How to Start Running | Part 5: Fueling & Running Nutrition

10.23.2013

This topic was requested by Samantha, and it's one I became more interested in when I started my marathon training. I wanted to know how to eat both before and after a training run, as well as during the race itself, since I was going to be burning so many more calories. (Fun fact: I burned an estimated 3,300 calories during my marathon! That's a lot.)

What I've ultimately decided is not going to be very helpful for anyone who's not me. Basically, I've come to the conclusion that how much you eat and when is a matter of personal preference that comes from a long series of trial and error. 

Case in point: I have learned the hard way that eating Mexican food two hours before a run is a terrible idea. I realize this should have been obvious just in theory, but apparently I like learning these types of things for myself. (Remember what happened during my half marathon last Saturday?)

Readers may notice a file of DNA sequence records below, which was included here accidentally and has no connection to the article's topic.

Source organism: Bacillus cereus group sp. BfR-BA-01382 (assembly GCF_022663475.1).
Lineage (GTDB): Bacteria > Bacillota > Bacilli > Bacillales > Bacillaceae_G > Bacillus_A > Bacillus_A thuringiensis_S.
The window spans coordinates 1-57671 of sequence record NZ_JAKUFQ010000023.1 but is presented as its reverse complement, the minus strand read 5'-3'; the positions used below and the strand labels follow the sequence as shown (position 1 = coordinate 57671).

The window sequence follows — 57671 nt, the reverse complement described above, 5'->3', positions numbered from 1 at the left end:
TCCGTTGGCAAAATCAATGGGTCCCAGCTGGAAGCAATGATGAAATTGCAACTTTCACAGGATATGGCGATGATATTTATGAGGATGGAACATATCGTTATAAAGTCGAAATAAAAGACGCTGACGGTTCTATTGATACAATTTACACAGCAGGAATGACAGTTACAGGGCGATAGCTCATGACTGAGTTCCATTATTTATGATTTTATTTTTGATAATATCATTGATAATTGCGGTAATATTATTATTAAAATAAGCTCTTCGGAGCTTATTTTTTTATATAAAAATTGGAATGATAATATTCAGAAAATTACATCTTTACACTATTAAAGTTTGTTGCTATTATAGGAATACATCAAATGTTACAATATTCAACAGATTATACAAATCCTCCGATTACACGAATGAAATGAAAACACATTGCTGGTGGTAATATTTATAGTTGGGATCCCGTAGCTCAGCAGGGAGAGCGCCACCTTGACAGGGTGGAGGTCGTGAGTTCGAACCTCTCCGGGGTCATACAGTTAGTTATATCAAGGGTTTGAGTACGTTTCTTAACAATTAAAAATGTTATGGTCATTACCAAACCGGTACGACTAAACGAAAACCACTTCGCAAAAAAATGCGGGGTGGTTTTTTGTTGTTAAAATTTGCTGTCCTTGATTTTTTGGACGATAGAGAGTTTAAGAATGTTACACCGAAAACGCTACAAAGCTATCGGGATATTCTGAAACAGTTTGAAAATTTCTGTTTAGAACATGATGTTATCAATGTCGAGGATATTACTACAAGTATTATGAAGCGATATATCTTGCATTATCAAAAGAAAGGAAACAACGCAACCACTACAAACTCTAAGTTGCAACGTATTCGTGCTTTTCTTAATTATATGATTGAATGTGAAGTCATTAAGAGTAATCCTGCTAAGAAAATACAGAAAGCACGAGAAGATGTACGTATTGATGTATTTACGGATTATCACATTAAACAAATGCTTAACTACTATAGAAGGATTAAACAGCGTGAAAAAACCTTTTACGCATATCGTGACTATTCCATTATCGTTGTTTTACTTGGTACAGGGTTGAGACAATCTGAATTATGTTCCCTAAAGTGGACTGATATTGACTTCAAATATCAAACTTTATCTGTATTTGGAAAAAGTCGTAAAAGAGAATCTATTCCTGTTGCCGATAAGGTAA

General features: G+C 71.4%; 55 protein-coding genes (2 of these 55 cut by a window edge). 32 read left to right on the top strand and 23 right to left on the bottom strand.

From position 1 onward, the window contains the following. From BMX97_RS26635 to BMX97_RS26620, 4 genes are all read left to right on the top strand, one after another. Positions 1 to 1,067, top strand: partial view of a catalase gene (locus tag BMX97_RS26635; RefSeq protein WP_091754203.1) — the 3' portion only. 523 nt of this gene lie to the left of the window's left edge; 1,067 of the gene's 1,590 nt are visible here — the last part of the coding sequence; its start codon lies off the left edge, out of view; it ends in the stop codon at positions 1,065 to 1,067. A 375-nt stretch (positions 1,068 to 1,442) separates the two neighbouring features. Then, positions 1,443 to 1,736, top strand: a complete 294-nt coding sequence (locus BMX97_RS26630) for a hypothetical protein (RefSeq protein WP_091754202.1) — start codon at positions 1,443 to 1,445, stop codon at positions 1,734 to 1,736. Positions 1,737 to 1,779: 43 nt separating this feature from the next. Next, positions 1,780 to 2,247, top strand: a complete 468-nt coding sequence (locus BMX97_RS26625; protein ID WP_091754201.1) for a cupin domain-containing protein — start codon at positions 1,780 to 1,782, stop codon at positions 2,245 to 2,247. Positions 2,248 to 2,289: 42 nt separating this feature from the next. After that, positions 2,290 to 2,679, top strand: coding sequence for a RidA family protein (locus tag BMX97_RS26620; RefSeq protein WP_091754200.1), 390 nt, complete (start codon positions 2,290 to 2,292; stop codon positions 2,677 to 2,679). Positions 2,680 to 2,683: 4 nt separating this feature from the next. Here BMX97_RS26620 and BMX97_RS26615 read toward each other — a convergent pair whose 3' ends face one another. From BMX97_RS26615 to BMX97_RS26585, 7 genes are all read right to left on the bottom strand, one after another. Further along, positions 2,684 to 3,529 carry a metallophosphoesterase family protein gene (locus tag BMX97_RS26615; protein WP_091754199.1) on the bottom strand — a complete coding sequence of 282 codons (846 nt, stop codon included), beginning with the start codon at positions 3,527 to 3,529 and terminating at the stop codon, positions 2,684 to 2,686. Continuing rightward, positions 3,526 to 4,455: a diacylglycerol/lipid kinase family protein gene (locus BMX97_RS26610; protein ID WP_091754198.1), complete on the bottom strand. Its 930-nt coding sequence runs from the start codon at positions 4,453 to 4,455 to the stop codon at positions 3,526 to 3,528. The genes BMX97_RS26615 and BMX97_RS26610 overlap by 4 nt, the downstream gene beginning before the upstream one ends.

I mentioned this as one of my 10 things I've learned in my first 3 years of running, but I can't handle very much food before a run. Some people can eat a lot and be fine. I can't, although I do still try to eat a little something because, well, because you're supposed to. However, I am always so hungry after a run! I used to wonder how people could possibly eat right after a run, but now I pretty much shovel it in.

Other than personal preference, there are a few basic rules of fuel that are good for everyone to keep in mind. As you may have already gathered from reading my blog, I am not a poster child for eating healthy or dieting. I'll admit right now that I don't do everything/anything right when it comes to my eating habits, but hopefully in this post I can offer some practical advice to get you started. 

And maaaaybe some of my running friends will offer advice in the comments?

1. Eat something within the first 10-15 minutes after your run/workout.